Recruiting Korea-Duty Veterans

With the current push to hit 100 percent membership for the first time in 27 years, now is a good time for a refresher on recruiting Korea service vets

Since 1995, all members of the U.S. armed forces who served in Korea have been eligible for VFW. One such veteran is VFW Commander-in-Chief B.J. Lawrence, who served at Camp Stanley, South Korea, with C Btry., 2nd Bn., 61st Air Defense Artillery from the end of 1983 through much of 1984. He worked as a crew member on a Chaparral air defense missile system. 

Likewise, VFW Adjutant General Kevin Jones logged a tour of duty with the Air Force at Osan Air Base in South Korea beginning in December 1986. He coordinated travel pay and accounting as a staff sergeant with the 51st Comptroller Squadron. 

VFW Leaders Look to Recruiting Korea-Duty Veterans
VFW Adjutant General Kevin Jones and VFW Commander-in-Chief B.J. Lawrence both earned their VFW eligibility in Korea. More than 40,000 GIs have served on the Korean Peninsula annually since the ceasefire was signed between North and South Korea in July 1953. Photo by Bob Knudsen.
Recipients of the Korean Service Medal (June 27, 1950-July 27, 1954), of course, have long been eligible, as have those who earned the Armed Forces Expeditionary Medal for service there between 1966-74.

But VFW has always understood the difficult and tense duty shouldered by U.S. troops separating two nations still technically at war. 

That’s why VFW delegates in 1994 petitioned Congress to amend the organization’s charter, allowing all who served in the “Land of the Morning Calm” to be eligible for VFW.

VFW’s requirement for Korea service eligibility is 30 consecutive or 60 nonconsecutive days.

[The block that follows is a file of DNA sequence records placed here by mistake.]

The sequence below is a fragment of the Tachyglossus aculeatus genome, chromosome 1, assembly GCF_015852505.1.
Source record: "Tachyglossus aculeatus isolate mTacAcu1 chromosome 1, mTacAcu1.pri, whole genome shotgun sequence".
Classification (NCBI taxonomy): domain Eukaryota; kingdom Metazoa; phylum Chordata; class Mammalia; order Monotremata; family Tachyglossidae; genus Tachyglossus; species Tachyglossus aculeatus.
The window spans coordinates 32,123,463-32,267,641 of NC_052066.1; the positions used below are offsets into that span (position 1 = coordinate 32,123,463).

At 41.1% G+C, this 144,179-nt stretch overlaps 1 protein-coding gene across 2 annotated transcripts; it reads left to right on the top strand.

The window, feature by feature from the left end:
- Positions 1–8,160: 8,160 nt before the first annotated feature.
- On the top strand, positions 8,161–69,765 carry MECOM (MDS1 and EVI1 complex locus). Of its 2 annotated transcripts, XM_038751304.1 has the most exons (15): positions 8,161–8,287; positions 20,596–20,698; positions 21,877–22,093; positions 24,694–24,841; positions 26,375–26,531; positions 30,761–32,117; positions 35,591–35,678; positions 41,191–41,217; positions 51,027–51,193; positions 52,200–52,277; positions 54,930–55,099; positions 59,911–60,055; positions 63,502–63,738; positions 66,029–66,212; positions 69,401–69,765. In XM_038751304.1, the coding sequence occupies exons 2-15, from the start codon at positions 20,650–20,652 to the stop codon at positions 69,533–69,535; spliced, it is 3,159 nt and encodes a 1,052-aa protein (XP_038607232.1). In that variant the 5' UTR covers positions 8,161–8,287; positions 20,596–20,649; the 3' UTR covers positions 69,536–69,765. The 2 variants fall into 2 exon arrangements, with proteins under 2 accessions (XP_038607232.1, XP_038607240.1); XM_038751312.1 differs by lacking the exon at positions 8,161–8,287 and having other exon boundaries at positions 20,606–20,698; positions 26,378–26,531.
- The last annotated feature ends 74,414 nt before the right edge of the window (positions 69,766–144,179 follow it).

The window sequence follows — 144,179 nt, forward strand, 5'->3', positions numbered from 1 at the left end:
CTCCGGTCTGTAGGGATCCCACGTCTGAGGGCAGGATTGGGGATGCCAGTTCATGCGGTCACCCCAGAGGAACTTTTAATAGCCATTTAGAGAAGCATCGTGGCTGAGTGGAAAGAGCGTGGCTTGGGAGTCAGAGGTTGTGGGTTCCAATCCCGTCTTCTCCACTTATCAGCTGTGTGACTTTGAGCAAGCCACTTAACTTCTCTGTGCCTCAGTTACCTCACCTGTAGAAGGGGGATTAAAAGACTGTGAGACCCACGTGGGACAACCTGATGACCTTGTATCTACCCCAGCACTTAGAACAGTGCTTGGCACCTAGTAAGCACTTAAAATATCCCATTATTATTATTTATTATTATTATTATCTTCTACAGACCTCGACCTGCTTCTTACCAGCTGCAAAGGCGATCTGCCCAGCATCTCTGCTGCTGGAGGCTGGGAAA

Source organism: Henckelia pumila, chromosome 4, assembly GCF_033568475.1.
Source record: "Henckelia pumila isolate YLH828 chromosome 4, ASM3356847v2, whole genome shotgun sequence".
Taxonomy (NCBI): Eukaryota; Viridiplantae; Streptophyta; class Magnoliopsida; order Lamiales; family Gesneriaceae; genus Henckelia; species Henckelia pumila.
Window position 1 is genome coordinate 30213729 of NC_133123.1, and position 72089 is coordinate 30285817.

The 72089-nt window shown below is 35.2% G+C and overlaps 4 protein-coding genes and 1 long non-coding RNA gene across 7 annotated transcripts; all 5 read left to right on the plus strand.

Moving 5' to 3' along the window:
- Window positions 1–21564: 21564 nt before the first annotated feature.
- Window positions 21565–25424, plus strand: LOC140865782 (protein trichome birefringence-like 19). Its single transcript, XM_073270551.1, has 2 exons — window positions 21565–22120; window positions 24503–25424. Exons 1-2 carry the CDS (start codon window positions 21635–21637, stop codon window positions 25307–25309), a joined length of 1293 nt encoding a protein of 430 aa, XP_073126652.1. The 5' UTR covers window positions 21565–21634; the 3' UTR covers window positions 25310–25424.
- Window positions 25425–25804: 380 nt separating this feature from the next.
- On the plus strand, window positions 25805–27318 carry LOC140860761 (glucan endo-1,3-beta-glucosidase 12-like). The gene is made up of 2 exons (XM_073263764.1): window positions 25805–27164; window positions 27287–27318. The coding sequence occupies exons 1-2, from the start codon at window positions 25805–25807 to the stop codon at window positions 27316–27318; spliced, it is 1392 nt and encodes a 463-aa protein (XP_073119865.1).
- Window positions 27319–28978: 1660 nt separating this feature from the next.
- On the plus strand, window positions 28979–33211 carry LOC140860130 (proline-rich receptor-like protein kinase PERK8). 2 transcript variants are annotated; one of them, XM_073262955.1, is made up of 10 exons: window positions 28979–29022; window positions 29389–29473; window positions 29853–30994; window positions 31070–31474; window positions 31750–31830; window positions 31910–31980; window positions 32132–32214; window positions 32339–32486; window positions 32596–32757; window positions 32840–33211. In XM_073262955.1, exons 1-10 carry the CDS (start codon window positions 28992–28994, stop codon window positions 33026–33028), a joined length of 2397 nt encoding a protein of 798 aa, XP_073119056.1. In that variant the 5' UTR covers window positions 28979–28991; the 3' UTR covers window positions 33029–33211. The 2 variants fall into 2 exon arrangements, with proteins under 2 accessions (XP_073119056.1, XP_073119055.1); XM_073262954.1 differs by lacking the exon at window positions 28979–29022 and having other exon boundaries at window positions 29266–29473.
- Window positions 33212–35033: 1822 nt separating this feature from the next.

On Dec. 2, 2002, the Korea Defense Service Medal (KDSM) became reality when President George W. Bush signed into law the 2003 Defense Authorization Act (P.L. 107-314). The law further stated that the Department of Defense secretary will decide an appropriate ending date for the eligibility period. The KDSM recognizes duty in Korea since July 28, 1954 — the day after the official ending date of the Korean War.

Based on the law’s estimated number of GIs who served in Korea annually since the end of the war, nearly 2 million veterans could be eligible for the medal — and qualify for VFW membership.

Veterans who meet the criteria to have the KDSM added to their records can contact the National Personnel Records Center at (314) 801-0800 to begin the process. A DD-215 (correction to DD Form 214) will be issued showing the issuance of the KDSM.

“It’s important to understand VFW’s eligibility requirements,” Lawrence said. “Be sure to ask questions of potential members. On the surface, a veteran may not appear to qualify for membership, when, in fact, they do.